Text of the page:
In general, export controls must be considered when the above activities are anticipated in a potential project or program. In addition, members of the university community should consider whether hardware, software or technical data to be received from third-parties, including from research sponsors and/or the government, may trigger export control requirements, even if the research to be conducted at the university is covered by an exception. Members of the university community shall not store Export-Controlled Data in cloud-based applications, such as Google Drive.  

B. Responsible Parties  

All members of the university community have responsibility for complying with export control laws that apply to their work as faculty and staff at the university and to their studies at GW.   

OVPR's Export Control Office (“OVPR/Export Control”) assists members of the university community in complying with export control laws and pursuing applicable licenses from U.S. Government agencies. Obtaining required licenses is often a lengthy process, and the university community is encouraged to contact OVPR/Export Control early in the project development process for guidance.  

The primary responsibility for compliance with export control laws, regulations, sponsored research agreements and this policy rests with the PI or PL as the individual most informed about the project. The PI must:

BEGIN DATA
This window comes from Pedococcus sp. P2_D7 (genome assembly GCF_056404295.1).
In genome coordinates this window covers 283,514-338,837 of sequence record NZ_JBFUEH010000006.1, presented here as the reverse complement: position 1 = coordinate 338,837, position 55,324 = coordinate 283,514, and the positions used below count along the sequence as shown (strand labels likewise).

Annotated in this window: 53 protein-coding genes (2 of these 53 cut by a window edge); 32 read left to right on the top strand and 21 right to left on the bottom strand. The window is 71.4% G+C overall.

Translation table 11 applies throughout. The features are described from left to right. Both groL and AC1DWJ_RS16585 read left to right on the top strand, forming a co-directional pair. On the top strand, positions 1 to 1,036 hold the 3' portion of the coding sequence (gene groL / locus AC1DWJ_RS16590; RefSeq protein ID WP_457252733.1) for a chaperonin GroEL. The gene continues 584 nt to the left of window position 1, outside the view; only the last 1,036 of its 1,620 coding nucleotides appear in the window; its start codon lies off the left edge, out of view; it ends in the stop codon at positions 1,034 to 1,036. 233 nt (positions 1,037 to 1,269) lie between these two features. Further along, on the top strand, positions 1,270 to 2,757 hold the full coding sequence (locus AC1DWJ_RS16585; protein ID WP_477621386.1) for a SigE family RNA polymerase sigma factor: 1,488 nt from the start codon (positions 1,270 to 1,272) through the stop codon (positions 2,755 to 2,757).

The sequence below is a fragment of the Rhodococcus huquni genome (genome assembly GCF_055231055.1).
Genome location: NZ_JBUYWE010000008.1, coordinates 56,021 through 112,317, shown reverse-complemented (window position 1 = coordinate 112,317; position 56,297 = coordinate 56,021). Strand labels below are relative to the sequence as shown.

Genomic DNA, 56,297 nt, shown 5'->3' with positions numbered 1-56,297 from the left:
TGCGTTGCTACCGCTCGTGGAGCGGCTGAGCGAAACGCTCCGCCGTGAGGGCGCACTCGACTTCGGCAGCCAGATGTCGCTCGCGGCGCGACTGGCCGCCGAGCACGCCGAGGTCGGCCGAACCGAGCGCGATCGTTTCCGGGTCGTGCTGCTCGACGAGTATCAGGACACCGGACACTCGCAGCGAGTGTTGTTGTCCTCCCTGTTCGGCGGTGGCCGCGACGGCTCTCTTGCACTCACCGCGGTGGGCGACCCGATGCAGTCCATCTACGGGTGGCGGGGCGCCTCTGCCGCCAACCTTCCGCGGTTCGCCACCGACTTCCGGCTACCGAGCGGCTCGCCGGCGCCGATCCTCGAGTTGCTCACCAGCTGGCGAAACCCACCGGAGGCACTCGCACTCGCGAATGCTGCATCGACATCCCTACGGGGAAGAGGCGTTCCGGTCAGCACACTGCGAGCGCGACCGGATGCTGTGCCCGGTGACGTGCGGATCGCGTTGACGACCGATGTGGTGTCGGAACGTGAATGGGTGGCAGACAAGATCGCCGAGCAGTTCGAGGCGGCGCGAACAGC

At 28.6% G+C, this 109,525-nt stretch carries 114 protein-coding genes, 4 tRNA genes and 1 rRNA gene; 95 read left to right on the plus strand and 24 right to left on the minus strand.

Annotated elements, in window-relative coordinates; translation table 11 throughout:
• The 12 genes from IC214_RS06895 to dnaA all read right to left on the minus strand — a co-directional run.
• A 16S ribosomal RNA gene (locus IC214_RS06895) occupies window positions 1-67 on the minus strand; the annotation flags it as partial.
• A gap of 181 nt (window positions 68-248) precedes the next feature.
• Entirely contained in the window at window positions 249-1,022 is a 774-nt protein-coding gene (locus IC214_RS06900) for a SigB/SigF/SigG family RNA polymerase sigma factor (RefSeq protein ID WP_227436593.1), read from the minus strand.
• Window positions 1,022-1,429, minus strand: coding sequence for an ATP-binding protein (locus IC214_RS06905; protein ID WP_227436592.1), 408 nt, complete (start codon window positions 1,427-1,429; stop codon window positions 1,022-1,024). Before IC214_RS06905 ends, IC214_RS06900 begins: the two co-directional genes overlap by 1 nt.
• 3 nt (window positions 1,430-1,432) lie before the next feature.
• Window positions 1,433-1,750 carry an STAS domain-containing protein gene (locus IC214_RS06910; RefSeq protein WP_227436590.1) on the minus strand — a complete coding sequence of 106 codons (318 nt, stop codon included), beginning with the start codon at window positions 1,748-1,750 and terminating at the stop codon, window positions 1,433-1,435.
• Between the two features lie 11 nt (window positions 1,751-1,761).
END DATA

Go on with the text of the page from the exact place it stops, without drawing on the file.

1. Comply with applicable laws and this policy, including the other sources listed in Related Information on page 9, and with all related guidance and procedures in OVPR/Export Control
  2. Contact OVPR/Export Control if the PI notices any potential export control issue or has any questions whether such laws and this policy apply to the proposed or existing project; 
  3. Work with OVPR/Export Control and the Division of Information Technology’s Office of Risk and Compliance, to review data use agreements and maintain GW’s ability to comply with technical requirements.  In addition, the PI must follow contractual requirements for data security that apply to data in their custody and ensure others with access to secured data follow contractual requirements;  
  4. Not store Export-Controlled Data in cloud-based applications, such as Google Drive; 
  5. Work with the sponsor or other parties and OVPR/Export Control to design an agreement, scope of work, academic or educational activity or other project that enables the university to remain within the Fundamental Research Exemption, or other applicable exemption or exclusion from export control licensing requirements as described below in Section II, and to understand other export control laws that restrict providing goods or services to individuals, groups or countries subject to U.S. sanctions including in particular, Cuba, Iran, Sudan, North Korea, Syria, Crimea and others as specified by the Office of Foreign Assets Control (OFAC); and